A giant falls: Tolkien’s tree
Tolkien scholar and writer John Garth writes to tell us of a video documenting the sad end of a giant Black Pine (Pinus nigra) at the University of Oxford Botanic Gardens that J.R.R. Tolkien was known to have loved.
When the Botanic Garden’s Pinus nigra was felled in August, there was reaction worldwide. The pine, much-loved by visitors, was known to be a favourite of JRR Tolkien, whose writings memorably celebrate and champion trees.
But during more than two centuries the pine had endured many extremes of weather, and on 26 July one visitor captured the moment two colossal branches broke away — graphic evidence of the dangers it now posed.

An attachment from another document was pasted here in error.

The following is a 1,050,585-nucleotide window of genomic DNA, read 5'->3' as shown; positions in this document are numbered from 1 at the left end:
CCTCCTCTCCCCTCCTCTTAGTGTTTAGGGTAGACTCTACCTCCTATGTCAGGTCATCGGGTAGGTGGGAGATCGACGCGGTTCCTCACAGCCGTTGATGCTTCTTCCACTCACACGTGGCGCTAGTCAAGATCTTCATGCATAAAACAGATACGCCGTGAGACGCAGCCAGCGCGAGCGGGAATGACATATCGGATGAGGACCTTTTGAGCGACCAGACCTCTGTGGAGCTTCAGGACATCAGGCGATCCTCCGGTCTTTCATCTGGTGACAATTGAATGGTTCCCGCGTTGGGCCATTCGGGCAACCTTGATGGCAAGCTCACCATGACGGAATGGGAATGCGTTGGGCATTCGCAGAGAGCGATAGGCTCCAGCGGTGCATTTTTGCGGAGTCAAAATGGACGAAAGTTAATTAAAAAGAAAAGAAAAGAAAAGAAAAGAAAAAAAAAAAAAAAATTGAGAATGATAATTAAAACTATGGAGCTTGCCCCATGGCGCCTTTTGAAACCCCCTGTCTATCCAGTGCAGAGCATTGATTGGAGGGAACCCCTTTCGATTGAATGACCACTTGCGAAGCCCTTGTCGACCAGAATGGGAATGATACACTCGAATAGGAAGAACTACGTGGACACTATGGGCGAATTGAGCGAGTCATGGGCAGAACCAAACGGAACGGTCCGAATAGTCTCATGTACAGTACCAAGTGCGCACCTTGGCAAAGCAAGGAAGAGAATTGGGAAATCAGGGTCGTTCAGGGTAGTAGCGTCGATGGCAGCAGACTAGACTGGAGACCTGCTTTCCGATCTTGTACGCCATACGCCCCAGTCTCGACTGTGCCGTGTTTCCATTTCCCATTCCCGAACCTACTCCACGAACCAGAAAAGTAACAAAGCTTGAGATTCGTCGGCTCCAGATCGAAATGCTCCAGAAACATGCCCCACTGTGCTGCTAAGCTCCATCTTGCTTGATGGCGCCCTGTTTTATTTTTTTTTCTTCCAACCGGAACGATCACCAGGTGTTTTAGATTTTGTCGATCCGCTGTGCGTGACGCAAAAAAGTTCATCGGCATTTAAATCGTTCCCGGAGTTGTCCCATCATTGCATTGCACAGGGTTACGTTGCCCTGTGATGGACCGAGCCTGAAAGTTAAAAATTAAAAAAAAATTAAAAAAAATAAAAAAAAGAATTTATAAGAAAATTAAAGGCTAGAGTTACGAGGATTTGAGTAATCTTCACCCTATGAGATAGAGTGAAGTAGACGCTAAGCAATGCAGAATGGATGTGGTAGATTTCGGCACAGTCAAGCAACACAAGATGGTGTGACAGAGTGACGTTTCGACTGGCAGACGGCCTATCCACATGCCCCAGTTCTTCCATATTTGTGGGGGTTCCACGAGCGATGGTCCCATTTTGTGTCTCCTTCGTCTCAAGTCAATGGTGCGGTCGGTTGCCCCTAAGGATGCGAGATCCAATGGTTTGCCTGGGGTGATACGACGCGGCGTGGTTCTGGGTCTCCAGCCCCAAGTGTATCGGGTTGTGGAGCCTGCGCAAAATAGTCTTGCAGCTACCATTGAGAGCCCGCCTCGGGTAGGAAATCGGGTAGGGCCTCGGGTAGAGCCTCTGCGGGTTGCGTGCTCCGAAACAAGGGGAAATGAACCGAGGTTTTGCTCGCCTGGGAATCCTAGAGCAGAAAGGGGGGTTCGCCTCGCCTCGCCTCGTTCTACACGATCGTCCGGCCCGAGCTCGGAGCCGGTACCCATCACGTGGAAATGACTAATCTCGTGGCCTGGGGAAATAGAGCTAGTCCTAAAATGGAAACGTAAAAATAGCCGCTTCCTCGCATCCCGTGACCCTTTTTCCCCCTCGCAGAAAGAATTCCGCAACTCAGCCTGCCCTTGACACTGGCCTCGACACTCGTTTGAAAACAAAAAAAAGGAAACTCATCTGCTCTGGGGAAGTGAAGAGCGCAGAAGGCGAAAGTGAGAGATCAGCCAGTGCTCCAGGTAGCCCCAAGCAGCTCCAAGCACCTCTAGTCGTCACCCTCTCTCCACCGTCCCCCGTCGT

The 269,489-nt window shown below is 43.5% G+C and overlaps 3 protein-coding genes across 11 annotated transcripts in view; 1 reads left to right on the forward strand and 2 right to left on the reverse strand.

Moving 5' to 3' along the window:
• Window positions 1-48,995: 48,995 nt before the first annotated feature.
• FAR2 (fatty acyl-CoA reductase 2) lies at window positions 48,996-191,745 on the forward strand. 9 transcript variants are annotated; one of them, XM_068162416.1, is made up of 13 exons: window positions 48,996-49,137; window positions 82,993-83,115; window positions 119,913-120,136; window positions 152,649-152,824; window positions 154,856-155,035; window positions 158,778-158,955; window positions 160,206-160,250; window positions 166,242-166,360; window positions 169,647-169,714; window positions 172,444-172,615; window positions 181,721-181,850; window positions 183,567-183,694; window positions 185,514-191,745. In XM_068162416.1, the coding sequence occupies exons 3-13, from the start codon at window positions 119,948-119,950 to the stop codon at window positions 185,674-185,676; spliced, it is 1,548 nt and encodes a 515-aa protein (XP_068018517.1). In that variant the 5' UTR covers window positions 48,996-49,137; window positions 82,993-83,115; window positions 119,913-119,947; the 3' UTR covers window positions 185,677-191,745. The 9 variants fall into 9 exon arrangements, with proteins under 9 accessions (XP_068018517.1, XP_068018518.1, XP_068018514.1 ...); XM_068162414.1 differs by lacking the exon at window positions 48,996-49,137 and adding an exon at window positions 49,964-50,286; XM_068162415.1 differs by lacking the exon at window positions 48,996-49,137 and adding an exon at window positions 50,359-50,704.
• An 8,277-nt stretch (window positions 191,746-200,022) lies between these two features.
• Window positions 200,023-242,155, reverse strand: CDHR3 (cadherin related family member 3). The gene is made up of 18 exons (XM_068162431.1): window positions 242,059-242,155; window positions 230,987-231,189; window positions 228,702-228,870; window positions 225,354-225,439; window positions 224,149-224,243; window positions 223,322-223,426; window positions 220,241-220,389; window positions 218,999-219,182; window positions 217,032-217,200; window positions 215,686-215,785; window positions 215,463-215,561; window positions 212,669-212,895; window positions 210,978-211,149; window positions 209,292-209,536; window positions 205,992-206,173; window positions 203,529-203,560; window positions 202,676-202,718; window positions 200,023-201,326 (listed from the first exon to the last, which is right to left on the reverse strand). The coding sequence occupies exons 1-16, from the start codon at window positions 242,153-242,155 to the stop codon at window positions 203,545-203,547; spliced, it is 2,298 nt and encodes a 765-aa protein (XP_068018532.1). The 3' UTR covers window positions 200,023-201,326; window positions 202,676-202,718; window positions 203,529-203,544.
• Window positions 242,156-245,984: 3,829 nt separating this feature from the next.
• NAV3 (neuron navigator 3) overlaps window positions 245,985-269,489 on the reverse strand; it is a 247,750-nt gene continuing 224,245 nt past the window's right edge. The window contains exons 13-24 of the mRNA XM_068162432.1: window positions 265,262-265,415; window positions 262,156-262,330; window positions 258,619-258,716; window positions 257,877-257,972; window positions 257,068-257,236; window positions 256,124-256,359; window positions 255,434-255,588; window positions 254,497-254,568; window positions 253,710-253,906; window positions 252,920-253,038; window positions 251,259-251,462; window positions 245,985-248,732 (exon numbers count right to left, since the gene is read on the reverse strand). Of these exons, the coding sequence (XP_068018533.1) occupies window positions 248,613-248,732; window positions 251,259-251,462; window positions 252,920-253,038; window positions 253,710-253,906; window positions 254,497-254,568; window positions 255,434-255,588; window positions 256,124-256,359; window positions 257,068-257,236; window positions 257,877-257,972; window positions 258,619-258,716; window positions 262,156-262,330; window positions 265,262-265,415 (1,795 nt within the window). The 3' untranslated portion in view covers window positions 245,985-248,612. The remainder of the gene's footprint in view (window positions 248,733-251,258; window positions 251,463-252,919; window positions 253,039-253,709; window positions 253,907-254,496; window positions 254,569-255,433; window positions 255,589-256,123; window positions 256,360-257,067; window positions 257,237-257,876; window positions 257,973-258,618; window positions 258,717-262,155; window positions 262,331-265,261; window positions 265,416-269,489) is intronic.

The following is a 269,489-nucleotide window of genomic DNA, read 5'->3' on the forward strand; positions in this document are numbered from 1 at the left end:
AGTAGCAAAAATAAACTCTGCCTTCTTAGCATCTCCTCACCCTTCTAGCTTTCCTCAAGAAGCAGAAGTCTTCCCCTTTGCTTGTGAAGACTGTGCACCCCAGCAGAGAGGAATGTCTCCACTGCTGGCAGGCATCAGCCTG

In a curious inversion, one notes that Pinus nigra appears to be classified as an invasive pest species (or weed, if you prefer) in New Zealand: its propagation and sale is banned in that country.
You can check out the video that reveals the moment when the pair of branches on the Botanic Gardens broke off in a time-lapse film here at Oxford Today.Posted in J.R.R. Tolkien, Tolkien on October 24, 2014 by Demosthenes
Source: Oxford Today